warnings::everywhere - a way of ensuring consistent global warning settings


This is version 0.007.


 no warnings::anywhere qw(uninitialized);
 use Module::That::Spits::Out::Warnings;
 use Other::Unnecessarily::Chatty::Module;
 use warnings::everywhere qw(uninitialized);
 # Write your own bondage-and-discipline code that really, really
 # cares about the difference between undef and the empty string


Warnings are great - in your own code. Tools like prove, and libraries like Moose and Modern::Perl, turn them on for you so you can spot things like ambiguous syntax, variables you only used once, deprecated syntax and other useful things.

By default use warnings turns on all warnings, including some that you might not care about, like uninitialised variables. You could explicitly say

 use warnings;
 no warnings qw(uninitialized);

or you could use a module like common::sense which disables some warnings and makes others fatal, or you could roll your own system. Either way, for your own code, there are plenty of ways around unwanted warnings.

Not so for other code, though.

The test suite at $WORK produces a large number of 'use of uninitialized variable' warnings from (at the last count) four separate modules. Some of them are because warnings got switched on for that module, even though the module itself didn't say anything about warnings (probably because the test suite was run with prove). Others are there because the module explicitly said use warnings, and then proceeded to blithely throw around variables without checking whether they were defined first.

Either way, this isn't my code, and it's not something I'm going to fix. These warnings are just spam.

This is where warnings::everywhere comes in.


At its simplest, say

 use warnings::everywhere qw(all);

and all modules imported from there onwards will have all warnings switched on. Modules imported previously will be unaffected. You can turn specific warnings off by saying e.g.

 no warnings::everywhere qw(uninitialized);

or, depending on how frustrated and/or grammatically-sensitive you happen to be feeling,

 no warnings::anywhere qw(uninitialized);


 no goddamn::warnings::anywhere qw(uninitialized);

Parameters are the same as use warnings: a list of categories as per perllexwarn, where all means all warnings.


warnings::everywhere works by fiddling with the contents of the global hashes %warnings::Bits and %warnings::DeadBits. As such, there are limitations on what it can and cannot do:

It cannot affect modules that are already loaded.

If you say

 use Chatty::Module;
 no warnings::anywhere qw(uninitialized);

that's no good - Chatty::Module has already called use warnings and uninitialized variables was in the list of enabled warnings at that point, so it will still spam you.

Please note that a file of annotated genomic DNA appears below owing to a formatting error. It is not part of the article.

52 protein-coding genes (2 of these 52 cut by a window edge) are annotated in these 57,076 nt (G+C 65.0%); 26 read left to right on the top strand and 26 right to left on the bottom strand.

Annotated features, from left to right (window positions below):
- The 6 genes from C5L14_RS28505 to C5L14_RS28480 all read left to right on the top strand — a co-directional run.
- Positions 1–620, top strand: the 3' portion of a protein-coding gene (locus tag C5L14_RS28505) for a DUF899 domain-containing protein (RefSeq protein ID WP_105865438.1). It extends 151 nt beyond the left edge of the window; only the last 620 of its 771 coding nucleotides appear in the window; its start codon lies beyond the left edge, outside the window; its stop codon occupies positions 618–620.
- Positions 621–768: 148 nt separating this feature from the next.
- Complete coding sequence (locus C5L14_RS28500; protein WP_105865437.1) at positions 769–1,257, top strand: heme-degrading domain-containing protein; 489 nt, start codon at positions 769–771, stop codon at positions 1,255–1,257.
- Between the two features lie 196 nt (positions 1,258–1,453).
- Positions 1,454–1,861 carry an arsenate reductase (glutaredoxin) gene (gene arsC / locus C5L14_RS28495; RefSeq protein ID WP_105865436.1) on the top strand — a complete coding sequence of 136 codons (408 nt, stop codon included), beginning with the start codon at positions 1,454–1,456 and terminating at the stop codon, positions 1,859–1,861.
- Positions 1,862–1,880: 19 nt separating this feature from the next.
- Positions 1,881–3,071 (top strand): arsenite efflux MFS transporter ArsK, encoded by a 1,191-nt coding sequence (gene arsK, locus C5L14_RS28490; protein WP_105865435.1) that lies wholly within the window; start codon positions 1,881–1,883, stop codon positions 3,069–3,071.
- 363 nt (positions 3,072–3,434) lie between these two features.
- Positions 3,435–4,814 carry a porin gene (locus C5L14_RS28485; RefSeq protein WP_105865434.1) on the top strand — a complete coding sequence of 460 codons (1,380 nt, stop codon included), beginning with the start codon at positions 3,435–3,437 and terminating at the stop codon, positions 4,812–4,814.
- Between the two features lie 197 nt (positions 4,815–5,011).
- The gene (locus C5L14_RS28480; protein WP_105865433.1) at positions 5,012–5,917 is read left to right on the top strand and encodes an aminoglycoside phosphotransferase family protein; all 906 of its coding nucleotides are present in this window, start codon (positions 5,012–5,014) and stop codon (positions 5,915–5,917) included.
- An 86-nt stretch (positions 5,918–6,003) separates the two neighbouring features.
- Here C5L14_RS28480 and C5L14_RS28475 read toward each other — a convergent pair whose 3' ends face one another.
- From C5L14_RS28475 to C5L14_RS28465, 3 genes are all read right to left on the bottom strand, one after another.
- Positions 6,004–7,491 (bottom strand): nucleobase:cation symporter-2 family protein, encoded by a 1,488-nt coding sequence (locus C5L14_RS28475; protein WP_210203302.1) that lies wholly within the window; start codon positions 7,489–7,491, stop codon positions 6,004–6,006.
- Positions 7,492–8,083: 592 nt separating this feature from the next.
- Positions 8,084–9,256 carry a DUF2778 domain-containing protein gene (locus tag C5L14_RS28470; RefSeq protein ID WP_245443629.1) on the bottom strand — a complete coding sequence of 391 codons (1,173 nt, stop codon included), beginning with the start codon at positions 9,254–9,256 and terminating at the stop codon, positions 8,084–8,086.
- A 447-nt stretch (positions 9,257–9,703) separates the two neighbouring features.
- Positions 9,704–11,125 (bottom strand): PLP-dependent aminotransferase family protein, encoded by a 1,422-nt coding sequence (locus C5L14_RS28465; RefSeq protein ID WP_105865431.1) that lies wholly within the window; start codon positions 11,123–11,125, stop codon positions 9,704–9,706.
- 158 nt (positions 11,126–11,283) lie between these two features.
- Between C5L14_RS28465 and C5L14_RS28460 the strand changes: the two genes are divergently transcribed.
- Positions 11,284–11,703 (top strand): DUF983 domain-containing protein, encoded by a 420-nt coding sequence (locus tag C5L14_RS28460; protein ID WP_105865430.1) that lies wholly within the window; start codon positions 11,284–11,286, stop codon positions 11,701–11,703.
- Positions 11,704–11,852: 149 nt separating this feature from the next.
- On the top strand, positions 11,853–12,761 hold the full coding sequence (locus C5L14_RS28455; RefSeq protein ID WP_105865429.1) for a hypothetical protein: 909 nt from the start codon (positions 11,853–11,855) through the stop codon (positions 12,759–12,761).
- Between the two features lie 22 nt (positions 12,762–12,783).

Similarly, this is no help:

 use Module::That::Uses::Chatty::Module;
 no warnings::anywhere qw(uninitialized);
 use Chatty::Module;

Chatty::Module was pulled in by that other module already by the time perl gets to your use statement, so it's ignored.

It's vulnerable to anything that sets $^W

Any code that sets the global variable $^W, rather than saying use warnings or warnings-import>, will turn on all warnings everywhere, bypassing the changes warnings::everywhere makes. This also includes any code that sets -w via the shebang.

Any change to warnings by any of the warnings::anywhere code will turn off $^W again, whether it's a use statement or an explicit call to disable_warning_category or similar.

Any module that claims to enable warnings for you is potentially suspect - Moose is fine, but Dancer sets $^W to 1 as soon as it loads, even if your configuration subsequently disables import_warnings.

It cannot make all modules use warnings

All it does is fiddle with the exact behaviour of use warnings, so a module that doesn't say use warnings, or import a module that injects warnings like Moose, will be unaffected.

It's not lexical

While it looks like a pragma, it's not - it fiddles with global settings, after all. So you can't say

     no warnings::anywhere qw(uninitialized);

and expect to get a warning from the last line. That warning's been turned off for good.

It won't work for compile-time warnings

It works by fiddling with the (global) %warnings::Bits variable, and that's fine for run-time warnings, but compile-time warnings like e.g. experimental::smartmatch will still happen, even if you think you've disabled them.


warnings::anywhere provides the following functions, mostly for diagnostic use. They are not exported or exportable.

 Out: @categories

Returns a sorted list of warning categories enabled globally. Before you've fiddled with anything, this will be the list of warning categories from perllexwarn, minus all which isn't a category itself.

Fatal warnings are ignored for the purpose of this function.

 Out: @categories

Returns a sorted list of warning categories disabled globally. Before you've fiddled with anything, this will be the empty list.

Fatal warnings are ignored for the purpose of this function.

 In: $category

Supplied with a valid warning category, enables it for all future uses of use warnings.

 In: $category

Supplied with a valid warning category, disables it for future uses of use warnings - even calls to explicitly enable it.


Support for fatal warnings, possibly. It's possible it doesn't behave correctly when passed 'all'.


Unrecognised warning category $category

Your version of Perl doesn't recognise the warning category $category. Either you're using a different version of Perl than you thought, or a third-party module that defined that warning isn't loaded yet.




Sam Kington <>

The source code for this module is hosted on GitHub - this is probably the best place to look for suggestions and feedback.


Copyright (c) 2013 Sam Kington.


This library is free software and may be distributed under the same terms as perl itself.